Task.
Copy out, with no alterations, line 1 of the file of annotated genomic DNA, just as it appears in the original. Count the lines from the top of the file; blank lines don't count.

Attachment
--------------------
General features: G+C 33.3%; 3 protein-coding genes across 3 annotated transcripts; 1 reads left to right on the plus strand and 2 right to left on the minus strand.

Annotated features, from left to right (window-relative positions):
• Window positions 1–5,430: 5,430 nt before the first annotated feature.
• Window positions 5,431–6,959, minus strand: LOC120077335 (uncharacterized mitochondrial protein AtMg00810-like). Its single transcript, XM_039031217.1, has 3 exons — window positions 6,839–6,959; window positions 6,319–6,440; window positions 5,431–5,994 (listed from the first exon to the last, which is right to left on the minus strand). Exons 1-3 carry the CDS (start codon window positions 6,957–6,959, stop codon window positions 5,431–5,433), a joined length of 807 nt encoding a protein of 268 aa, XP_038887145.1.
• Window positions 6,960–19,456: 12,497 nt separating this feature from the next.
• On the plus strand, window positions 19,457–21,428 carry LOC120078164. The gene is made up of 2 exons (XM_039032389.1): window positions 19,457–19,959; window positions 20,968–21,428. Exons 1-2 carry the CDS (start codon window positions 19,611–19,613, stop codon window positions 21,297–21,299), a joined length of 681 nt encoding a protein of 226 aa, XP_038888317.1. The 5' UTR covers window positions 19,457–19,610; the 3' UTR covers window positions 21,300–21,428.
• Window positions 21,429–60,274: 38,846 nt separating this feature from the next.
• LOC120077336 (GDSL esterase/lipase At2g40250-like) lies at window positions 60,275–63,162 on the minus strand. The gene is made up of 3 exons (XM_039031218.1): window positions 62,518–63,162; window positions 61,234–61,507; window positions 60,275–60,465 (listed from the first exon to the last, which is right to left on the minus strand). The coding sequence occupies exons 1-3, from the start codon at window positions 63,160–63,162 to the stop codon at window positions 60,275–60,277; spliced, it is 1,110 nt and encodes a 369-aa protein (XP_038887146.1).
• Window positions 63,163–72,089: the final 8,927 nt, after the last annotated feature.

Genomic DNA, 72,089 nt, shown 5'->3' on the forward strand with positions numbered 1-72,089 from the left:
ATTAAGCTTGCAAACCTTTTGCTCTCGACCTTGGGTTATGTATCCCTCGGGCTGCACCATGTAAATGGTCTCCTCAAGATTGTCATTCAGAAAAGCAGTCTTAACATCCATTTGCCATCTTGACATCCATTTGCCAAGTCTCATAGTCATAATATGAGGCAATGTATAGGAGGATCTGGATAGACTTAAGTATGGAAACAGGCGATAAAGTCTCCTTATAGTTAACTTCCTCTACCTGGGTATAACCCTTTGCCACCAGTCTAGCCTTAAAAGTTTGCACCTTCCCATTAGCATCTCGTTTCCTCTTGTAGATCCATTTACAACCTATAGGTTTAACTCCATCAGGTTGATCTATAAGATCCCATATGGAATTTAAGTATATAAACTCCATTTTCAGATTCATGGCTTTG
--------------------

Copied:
General features: G+C 33.3%; 3 protein-coding genes across 3 annotated transcripts; 1 reads left to right on the plus strand and 2 right to left on the minus strand.